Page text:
Updated: Oct 1
I’ve been fortunate enough over the last couple of years to learn from more experienced artists whom I admire. Here I share some thoughts on approaching learning to paint.
Ann Witheridge taught me – whether she meant to or not - to just paint, and paint, and draw, and paint, and sculpt, and try, and paint, and not worry too much about consciously trying to develop a repeatable process for every painting, or worry about an algorithm-friendly definitive style. She said to me once: “don’t worry yet about what type of artist you’re going to be”. I think she means that this sort of thing will develop in its own time, in its own unique way. The important thing is to trust that to create often, work hard, and fall in love with the process of creating. Having fun, indulging in the joy of art.
Other artists prioritise different things. Chelsea Lang, another mentor, has a more scientific approach. She helps me analyse exactly what it is I love about the paintings that I love, and then has produced a sort of method to follow over the months and years ahead to move me closer to specific goals. This helps me feel like I’m spinning my wheels less in the pursuit of making all this a ‘justifiable’ existence, given my anxiety that all this is some indulgent sabbatical from my former ‘grown-up’ job.
I oscillate between both approaches almost daily. Sometimes prioritising specific exercises and structured progress (for security), over experimentation and play (for adventure).
Julia Cameron writes in The Artist’s Way:
“The artist brain is the sensory brain… Think delight. Think fun. Do not think duty. Do not do what you should do - spiritual sit-ups like reading a dull but recommend critical text. Do what intrigues you, explore what interests you; think mystery not mastery.”
Something that remains constant is my passion for how creating artworks makes me feel. But I can’t pretend that investing in courses, mentors, and workshops hasn’t been the biggest game changer for my confidence, and therefore willingness to practice, and therefore ultimately my competence. Some may be much better than I am at learning alone from the wealth of free material online, and I admire those people greatly. But I’m also somewhat reminded of Henny Youngman’s: “A self-taught man usually has a poor teacher and a worse student.”
I teach in person classes weekly at London Fine Art Studios, and I want to start sharing the knowledge around creating lifelike paintings I’ve picked up along the way online as well now. I learned it, and I teach it every week, and I learn it again, and I teach it again. Writing it down is another way of ensuring I really understand what I’m saying too. The approach I share below is definitely more of structured learning that could be especially helpful for new painters.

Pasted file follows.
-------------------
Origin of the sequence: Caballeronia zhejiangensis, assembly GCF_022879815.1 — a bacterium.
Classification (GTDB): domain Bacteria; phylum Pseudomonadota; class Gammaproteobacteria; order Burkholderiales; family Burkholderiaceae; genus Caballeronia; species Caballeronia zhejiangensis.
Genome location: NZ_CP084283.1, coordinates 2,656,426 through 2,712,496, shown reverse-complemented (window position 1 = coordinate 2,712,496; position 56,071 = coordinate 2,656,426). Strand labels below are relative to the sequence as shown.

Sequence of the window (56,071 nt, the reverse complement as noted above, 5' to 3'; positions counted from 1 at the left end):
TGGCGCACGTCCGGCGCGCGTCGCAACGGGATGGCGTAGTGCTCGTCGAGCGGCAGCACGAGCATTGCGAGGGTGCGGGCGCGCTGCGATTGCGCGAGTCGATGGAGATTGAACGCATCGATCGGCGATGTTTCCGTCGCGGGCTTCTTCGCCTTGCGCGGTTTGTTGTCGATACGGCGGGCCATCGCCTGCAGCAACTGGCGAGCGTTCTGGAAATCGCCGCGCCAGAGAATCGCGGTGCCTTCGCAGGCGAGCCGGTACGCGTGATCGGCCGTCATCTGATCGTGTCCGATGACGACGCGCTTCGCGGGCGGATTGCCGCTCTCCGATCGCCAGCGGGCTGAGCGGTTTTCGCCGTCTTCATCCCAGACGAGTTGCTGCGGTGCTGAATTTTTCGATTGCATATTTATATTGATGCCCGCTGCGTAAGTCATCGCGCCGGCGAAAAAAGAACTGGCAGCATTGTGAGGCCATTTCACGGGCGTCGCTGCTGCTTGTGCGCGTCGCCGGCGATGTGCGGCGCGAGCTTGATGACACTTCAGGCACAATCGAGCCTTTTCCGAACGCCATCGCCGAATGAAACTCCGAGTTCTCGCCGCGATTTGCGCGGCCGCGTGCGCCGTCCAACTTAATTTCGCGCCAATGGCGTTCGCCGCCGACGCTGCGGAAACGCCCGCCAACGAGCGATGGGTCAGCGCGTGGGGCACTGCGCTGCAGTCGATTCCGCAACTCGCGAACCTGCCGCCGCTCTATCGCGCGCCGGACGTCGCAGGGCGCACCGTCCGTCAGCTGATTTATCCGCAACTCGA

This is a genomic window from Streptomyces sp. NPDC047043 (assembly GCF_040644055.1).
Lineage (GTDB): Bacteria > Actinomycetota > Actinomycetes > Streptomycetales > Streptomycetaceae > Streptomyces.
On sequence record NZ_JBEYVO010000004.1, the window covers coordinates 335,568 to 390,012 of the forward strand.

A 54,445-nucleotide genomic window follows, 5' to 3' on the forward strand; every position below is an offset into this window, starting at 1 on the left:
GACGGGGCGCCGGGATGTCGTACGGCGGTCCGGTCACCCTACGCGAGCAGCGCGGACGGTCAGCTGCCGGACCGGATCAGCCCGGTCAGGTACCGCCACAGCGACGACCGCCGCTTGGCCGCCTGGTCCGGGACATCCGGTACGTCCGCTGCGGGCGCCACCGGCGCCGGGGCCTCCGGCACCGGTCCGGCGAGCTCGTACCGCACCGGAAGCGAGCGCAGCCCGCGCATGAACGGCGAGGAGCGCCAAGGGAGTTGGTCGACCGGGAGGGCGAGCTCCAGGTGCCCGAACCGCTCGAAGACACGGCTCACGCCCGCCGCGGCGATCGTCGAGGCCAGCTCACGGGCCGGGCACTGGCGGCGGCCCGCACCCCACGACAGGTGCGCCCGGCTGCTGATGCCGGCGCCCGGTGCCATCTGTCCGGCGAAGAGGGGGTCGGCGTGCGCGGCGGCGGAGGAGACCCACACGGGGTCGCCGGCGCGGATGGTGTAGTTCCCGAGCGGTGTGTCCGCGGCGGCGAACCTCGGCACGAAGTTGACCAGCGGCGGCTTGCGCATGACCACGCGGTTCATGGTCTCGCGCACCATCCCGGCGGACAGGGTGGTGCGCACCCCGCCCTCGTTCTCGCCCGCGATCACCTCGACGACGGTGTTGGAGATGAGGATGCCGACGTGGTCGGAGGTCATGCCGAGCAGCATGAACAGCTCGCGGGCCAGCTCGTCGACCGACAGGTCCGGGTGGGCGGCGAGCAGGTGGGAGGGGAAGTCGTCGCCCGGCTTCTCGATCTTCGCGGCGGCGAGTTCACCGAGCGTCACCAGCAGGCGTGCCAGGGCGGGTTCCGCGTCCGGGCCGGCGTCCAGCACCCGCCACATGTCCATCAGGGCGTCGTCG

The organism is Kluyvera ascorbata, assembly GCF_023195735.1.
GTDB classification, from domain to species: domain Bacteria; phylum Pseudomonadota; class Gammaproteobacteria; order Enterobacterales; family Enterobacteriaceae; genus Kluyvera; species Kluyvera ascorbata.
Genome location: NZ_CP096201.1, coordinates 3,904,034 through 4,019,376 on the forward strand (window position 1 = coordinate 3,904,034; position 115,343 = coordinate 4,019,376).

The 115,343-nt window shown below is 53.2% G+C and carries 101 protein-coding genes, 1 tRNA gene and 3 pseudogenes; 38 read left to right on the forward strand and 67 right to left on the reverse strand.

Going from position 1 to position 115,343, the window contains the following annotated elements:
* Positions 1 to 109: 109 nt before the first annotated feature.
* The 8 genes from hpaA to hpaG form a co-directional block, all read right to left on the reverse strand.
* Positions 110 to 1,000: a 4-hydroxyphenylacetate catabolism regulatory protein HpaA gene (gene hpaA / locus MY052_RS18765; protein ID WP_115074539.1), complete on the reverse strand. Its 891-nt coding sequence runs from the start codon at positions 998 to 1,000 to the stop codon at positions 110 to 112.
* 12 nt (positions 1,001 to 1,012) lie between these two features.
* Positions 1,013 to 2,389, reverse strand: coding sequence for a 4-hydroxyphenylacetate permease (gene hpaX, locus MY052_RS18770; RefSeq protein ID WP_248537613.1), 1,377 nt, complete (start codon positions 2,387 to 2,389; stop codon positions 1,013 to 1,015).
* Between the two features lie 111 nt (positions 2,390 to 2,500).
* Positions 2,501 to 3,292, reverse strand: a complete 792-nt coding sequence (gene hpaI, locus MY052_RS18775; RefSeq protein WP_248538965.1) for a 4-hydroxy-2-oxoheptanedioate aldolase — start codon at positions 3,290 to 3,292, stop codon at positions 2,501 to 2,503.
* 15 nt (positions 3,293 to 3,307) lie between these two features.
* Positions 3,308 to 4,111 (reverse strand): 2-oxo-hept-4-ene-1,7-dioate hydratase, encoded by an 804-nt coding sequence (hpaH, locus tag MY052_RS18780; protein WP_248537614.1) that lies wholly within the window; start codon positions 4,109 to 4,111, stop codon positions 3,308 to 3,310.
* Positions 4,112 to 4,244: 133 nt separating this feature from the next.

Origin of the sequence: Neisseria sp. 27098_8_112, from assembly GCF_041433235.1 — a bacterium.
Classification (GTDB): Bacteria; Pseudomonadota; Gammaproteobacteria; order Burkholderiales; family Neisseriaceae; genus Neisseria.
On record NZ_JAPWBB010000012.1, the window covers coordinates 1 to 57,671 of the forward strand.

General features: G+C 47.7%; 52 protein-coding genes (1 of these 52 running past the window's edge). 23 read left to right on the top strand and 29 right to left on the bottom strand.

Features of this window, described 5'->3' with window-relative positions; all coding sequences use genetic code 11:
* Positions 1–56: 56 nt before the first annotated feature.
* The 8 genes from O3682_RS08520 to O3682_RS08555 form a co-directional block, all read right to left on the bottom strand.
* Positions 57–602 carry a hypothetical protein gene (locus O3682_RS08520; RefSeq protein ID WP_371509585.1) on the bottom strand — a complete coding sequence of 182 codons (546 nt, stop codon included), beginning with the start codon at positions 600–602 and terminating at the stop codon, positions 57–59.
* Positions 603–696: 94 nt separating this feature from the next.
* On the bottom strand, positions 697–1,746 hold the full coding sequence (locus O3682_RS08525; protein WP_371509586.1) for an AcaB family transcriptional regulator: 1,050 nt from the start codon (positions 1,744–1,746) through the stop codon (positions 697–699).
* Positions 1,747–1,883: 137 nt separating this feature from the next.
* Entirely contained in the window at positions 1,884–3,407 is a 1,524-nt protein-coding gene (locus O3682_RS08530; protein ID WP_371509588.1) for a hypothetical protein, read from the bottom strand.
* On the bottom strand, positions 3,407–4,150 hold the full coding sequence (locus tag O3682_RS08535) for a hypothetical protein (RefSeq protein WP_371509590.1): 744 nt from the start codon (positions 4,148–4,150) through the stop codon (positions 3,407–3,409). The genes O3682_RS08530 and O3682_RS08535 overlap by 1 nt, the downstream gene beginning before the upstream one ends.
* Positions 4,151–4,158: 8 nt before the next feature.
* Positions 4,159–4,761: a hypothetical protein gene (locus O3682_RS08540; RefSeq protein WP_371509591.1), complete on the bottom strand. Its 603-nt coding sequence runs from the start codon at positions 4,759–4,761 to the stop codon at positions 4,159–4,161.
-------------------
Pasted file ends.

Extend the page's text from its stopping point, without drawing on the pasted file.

“Repetition is the mother of learning.” - Latin Proverb
I owe a lot to both Ann and Chelsea, but also a great deal to Patrick Byrnes, Luca Indraccolo, Joni Duarte, and many others. I must admit that there may be some amount of assumed knowledge in what follows, but I but I’ve included three definitions of the three main elements of a colour theory (known as the Munsell System), hopefully in very simple terms:
· Value: how light or dark something is (the lights vs the shadows). In my opinion, this is really the most important one if some element of realism is your goal. Think about how you can put a photograph in black and white – taking all the colours out of it – but you still know exactly what you’re looking at.
· Chroma: how saturated a colour is (in other words, how close to or far from grey it is – or how different that thing looks in that black and white photo you just took to how it normally looks). E.g. a bright red tomato might look pretty different in the greyscale photo, unlike the white cup next to it which might have hardly changed.
· Hue: where on the colour wheel something sits. Imagine asking yourself ‘what colour is that wall’ – is it red, orange, green, blue, yellow etc. Often we find ourselves saying things like ‘pinky purple’ or ‘bluey-green’ because it’s not as obvious as a blue sky, a green apple, or a red Ferrari. You might also hear sanctimonious people referring to a colour’s temperature as a way round this: e.g. ‘it’s a warm blue’ (maybe it’s a bit closer to purple) or a ‘cool yellow’ (got a bit of green in it). I always think of a 'colour temperature' conversation as really a conversation about hue.
Warming up to a painting with studies